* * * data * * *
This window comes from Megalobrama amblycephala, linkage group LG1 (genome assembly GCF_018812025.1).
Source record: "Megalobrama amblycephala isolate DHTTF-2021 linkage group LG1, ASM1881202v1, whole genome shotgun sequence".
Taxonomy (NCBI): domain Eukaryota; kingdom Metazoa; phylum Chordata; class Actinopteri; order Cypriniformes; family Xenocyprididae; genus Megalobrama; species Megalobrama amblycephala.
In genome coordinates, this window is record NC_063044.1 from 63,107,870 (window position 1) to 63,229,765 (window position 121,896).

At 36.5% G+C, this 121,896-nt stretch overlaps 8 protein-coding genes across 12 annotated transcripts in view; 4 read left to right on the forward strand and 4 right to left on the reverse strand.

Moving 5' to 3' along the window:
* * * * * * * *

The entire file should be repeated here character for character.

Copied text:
This window comes from Megalobrama amblycephala, linkage group LG1 (genome assembly GCF_018812025.1).
Source record: "Megalobrama amblycephala isolate DHTTF-2021 linkage group LG1, ASM1881202v1, whole genome shotgun sequence".
Taxonomy (NCBI): domain Eukaryota; kingdom Metazoa; phylum Chordata; class Actinopteri; order Cypriniformes; family Xenocyprididae; genus Megalobrama; species Megalobrama amblycephala.
In genome coordinates, this window is record NC_063044.1 from 63,107,870 (window position 1) to 63,229,765 (window position 121,896).

At 36.5% G+C, this 121,896-nt stretch overlaps 8 protein-coding genes across 12 annotated transcripts in view; 4 read left to right on the forward strand and 4 right to left on the reverse strand.

Moving 5' to 3' along the window: